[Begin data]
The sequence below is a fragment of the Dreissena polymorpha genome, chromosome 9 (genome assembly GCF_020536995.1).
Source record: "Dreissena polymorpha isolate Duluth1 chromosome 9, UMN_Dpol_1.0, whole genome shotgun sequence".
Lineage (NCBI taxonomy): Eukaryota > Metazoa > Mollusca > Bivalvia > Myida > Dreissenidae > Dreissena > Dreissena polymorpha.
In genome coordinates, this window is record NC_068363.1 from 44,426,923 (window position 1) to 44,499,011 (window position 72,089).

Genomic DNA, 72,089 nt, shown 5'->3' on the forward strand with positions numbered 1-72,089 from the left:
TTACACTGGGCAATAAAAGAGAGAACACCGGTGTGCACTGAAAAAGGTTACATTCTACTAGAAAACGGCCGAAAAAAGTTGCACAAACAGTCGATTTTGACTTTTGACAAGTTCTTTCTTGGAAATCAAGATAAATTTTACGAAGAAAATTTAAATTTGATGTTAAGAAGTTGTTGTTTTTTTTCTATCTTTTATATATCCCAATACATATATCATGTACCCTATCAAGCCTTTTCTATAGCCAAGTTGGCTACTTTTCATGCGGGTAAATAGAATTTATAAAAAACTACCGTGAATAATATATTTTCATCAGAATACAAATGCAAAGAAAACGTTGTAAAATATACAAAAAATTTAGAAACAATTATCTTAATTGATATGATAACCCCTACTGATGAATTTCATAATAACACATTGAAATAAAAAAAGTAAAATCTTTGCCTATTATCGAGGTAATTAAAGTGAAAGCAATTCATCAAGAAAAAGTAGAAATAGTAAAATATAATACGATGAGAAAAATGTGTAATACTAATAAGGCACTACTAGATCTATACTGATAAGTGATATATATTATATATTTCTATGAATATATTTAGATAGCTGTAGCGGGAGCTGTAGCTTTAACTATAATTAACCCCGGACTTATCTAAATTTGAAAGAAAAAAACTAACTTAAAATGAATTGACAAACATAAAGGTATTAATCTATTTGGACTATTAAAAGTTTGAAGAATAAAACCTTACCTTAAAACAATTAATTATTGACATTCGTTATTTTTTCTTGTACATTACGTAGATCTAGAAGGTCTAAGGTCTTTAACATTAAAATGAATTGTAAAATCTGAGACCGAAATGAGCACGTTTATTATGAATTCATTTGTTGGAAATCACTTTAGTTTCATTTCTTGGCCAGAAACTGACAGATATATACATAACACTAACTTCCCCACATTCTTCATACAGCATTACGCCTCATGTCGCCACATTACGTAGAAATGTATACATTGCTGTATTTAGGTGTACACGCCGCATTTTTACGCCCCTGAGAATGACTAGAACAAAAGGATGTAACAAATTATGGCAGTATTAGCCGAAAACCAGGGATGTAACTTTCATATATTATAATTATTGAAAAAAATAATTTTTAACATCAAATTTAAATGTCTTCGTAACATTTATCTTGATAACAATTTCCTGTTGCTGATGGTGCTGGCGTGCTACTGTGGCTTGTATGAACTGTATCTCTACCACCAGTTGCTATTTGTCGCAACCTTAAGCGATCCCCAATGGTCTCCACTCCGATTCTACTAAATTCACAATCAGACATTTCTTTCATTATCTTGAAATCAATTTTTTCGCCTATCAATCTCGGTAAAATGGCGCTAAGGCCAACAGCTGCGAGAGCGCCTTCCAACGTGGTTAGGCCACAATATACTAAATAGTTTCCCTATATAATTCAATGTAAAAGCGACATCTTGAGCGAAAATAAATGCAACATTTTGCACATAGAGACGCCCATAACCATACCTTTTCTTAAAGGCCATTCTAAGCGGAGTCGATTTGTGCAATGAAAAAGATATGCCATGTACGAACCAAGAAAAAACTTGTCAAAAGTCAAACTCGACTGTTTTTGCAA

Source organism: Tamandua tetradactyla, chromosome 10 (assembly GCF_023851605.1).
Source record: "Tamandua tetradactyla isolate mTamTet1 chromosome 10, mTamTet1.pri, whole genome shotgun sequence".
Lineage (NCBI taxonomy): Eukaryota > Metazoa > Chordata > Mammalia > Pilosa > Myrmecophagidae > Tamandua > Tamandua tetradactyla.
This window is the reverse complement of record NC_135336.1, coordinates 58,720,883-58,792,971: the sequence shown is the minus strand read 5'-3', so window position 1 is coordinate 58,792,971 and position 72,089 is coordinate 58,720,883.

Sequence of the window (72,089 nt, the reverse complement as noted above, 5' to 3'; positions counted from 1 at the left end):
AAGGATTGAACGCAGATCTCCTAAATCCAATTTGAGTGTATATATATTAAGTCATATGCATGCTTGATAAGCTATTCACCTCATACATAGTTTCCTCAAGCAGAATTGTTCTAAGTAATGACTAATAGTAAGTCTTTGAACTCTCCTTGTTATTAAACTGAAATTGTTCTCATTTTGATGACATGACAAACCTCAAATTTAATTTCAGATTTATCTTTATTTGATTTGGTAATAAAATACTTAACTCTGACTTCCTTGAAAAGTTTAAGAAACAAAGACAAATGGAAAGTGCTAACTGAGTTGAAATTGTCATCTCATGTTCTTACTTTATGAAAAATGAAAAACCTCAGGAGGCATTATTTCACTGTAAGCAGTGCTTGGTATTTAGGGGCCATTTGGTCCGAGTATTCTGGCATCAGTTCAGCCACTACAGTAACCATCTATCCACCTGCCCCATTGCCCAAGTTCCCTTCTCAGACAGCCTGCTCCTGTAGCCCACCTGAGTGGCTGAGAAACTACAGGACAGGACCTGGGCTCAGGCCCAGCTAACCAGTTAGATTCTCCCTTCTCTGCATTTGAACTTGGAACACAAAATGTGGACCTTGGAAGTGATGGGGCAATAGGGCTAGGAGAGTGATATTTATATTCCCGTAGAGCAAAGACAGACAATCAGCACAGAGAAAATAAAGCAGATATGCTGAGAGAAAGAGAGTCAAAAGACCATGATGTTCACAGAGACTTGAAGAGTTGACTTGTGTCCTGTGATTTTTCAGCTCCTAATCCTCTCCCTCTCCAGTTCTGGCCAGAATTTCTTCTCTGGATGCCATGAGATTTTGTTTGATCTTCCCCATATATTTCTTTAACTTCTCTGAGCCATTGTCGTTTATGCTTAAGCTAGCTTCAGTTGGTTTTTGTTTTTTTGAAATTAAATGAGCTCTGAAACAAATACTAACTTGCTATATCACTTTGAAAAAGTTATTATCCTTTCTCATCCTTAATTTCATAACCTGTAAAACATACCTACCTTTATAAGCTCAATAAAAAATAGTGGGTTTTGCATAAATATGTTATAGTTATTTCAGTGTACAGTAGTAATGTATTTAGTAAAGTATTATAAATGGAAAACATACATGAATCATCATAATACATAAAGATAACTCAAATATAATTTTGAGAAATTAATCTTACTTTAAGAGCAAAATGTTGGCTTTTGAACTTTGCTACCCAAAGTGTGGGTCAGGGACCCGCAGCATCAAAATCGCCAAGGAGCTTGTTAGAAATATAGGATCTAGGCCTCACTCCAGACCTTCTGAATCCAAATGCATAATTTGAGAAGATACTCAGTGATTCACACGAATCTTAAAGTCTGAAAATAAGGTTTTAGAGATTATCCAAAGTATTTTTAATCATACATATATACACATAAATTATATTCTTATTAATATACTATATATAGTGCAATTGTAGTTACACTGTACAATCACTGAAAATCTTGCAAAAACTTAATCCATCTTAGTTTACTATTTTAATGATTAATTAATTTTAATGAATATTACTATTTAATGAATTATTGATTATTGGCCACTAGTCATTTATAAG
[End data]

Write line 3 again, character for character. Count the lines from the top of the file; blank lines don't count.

Lineage (NCBI taxonomy): Eukaryota > Metazoa > Mollusca > Bivalvia > Myida > Dreissenidae > Dreissena > Dreissena polymorpha.